Conducted by Tara Eshghi
Visual Artist. Workshop sewing and screening instructor. Heavy metal mermaid. There are many ways to describe SF native Caitlin Mattisson – and she’s got no shortage of verve to back it all up. No matter the endeavor, Caitlin comes at it with her unmistakable energy. Her latest series of paintings, Kallisti, will be on display at Salon Miel December 14th – February 14th. You can find Caitlin online at Blackmagus.com
What are your classes like at workshop?
So I teach screen printing and sewing at workshop. I’d say the sewing classes are more of a structured tutorial because each person uses their own machine and they are each working on specific projects, and I think theres a lot more information that I’m trying to instill in people because we’re using a machine that a lot of people really don’t have a clue how to use yet, and there’s just so much information to pack in and so many rabbits holes you can go down.
I feel like the screen printing class is a bit more relaxed. Every now and then we have someone who’s really really serious about learning the process. But a lot of times it’s people who come with a friend or a group, and they’ve either done it once before or kinda get what’s going on and they just kind of wanna have fun and hang out and learn something new and work on something fun. But it’s not as intensive because people are going more at their own pace.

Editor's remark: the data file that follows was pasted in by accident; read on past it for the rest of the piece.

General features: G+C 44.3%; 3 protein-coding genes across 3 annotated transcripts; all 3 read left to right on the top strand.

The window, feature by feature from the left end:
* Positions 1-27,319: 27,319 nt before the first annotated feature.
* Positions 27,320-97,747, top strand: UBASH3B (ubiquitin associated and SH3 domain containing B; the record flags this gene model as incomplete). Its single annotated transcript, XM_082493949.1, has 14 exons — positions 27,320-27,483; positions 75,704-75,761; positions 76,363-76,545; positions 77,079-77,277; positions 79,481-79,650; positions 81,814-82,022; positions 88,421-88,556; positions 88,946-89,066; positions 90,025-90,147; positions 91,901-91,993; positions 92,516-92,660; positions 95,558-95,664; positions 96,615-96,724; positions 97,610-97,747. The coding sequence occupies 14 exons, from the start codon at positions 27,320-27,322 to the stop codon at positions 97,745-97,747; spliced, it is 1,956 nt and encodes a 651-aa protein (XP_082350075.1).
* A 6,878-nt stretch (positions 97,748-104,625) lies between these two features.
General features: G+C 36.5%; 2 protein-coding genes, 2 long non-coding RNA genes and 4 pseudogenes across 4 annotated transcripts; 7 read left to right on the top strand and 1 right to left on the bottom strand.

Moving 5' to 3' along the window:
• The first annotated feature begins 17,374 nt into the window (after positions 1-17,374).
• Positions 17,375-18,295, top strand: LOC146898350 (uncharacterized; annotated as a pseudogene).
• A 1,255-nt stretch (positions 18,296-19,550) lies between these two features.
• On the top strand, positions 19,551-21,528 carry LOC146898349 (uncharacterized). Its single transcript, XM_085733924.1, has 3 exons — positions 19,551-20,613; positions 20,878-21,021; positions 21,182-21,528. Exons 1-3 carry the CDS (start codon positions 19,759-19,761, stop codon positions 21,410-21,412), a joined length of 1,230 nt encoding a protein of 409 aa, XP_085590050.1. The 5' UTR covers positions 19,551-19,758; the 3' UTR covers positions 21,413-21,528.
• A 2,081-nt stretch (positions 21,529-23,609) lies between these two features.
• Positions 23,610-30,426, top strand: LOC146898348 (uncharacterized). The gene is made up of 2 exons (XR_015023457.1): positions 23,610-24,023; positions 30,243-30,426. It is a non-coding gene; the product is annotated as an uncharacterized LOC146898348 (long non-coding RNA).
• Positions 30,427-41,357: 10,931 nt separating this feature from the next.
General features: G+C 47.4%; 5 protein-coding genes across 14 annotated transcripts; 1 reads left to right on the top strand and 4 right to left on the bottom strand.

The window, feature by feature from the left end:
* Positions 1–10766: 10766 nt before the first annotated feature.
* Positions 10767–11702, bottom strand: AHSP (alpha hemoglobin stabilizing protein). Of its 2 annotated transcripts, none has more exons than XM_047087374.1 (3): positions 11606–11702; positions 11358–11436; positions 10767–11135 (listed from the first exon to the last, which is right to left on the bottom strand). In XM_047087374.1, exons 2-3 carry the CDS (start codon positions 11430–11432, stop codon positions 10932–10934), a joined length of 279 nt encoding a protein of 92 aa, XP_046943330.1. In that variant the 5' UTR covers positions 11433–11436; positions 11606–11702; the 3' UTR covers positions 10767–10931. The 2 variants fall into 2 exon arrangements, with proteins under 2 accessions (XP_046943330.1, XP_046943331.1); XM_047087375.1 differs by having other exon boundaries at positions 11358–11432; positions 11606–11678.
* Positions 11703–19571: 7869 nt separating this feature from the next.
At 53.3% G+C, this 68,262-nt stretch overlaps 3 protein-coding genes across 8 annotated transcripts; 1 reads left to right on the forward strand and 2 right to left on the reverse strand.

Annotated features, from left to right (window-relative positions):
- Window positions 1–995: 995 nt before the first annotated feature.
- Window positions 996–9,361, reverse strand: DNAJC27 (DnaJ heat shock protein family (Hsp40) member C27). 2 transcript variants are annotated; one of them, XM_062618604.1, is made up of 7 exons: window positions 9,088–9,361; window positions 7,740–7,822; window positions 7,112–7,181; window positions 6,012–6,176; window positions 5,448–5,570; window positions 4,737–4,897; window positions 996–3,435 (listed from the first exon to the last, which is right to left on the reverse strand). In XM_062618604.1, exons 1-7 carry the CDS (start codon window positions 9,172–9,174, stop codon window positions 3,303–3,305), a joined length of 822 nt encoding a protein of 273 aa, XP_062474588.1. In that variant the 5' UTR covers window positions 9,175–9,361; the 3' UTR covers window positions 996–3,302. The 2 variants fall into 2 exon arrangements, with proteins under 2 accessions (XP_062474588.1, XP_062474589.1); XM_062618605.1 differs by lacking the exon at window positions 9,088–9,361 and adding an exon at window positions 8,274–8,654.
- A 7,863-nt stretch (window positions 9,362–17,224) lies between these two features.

Tell me about Black Magus.
So Black Magus is a company I co-founded with my best friend, Diane Berry. We met in fashion design school, and we always talked about how cool it would be to have our own brand. But we didn’t just want it to be a clothing brand, because I was more into drawing and she ended up getting her masters in writing. We wanted it to be more like a fashion, lifestyle, and art magazine. So we created Black Magus as a vehicle for us to showcase what we’re doing and what other people are doing that we’re into.
Where are you at with your illustration work?
I’ve been working on becoming very specific and precise. I’ve been doing a bootcamp training with myself without letting myself use white-out, so there’s no going back. Like with the tarot deck I’m working on. So I’d sketch them in pencil. But as soon as I would draw them in ink, if I messed up I’d have to figure out how to fix it.